So, I don’t mind any and all other avenues of creative enterprises humans come up with, but when they shit of visual art and hold themselves automatically above it, without producing any kind of real visual art, they they incur my wrath. It is the Duchampian idea in his Fountain that is the real pisser. But when Chris Burden makes a giant sculptural thing with hundreds of miniature cars driving over 100 niles per hour on it, I’m going to think that’s cool. But all that gestural, pseudo-philosophical bullshit (I really LIKE philosophy and aced the couple courses I took in it in college) that tries to shit on visual art. That’s gotta’ go. When people say things like, “painting is dead and/or beauty is dead” they are saying that the human visual imagination is dead. THAT is shooting oneself in the brain. And I think that’s what this dude is doing with his anti-Michelangelo prop.

      Liked by 1 person

  2. I hear you, it’s just so hard for me to wrap my mind around that kind of thinking. I might do some actual good paintings of the readymades to say F.U. R. Mutt for the centennial. Maybe actually get a little creative and use the urinal as a bike seat or something. Turn the table on their B.S. and appropriate their crap to make some real art.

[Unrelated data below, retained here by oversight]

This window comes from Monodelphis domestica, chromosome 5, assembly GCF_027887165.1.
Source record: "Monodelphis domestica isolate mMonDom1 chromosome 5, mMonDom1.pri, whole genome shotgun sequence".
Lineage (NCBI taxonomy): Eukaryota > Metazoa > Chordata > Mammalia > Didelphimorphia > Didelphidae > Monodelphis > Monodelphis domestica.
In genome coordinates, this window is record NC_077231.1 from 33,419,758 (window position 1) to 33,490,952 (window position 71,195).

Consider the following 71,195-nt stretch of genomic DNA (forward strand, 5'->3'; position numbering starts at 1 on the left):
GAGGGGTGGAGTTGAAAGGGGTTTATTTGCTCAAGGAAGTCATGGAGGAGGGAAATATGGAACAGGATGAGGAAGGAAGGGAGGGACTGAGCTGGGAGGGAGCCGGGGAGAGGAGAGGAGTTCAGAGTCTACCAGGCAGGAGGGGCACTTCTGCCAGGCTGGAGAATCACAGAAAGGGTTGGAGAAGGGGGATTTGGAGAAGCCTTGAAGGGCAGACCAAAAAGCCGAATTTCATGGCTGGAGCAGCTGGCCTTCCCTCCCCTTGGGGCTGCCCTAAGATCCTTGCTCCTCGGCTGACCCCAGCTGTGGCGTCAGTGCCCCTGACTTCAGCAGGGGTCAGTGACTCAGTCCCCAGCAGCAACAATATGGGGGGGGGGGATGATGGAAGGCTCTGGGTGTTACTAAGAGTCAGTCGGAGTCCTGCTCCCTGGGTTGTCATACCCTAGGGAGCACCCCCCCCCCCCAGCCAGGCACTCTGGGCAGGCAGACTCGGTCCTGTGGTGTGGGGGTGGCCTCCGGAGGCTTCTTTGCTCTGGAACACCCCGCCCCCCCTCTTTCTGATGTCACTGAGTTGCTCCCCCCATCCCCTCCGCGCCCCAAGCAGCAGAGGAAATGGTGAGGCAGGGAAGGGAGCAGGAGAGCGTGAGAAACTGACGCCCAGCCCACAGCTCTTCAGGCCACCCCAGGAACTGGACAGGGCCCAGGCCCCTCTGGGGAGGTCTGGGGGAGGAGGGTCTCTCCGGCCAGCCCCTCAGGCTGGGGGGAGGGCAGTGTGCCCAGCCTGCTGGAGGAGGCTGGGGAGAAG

I did read your no hands post. I’ve never Read Tom Wolfe, the two pages you posted looked like I would like him. Thomas Wolfe was a great writer. His chapter called (The Party At Jacks)in you can’t go home again is pretty funny. It makes fun of Alexander Calder, whose wire sculptures I really like and have been inspired by, but it makes fun of his miniature circus that he would do acts with at parties that everyone was in love with in the summer of 29.. He had groupies that went to every party to watch the show. I’ve seen the circus on YouTube and it’s not great. But it was all the rage back then. No ones heard of it now days and I’m sure the same will be said of all this crap in 100 years.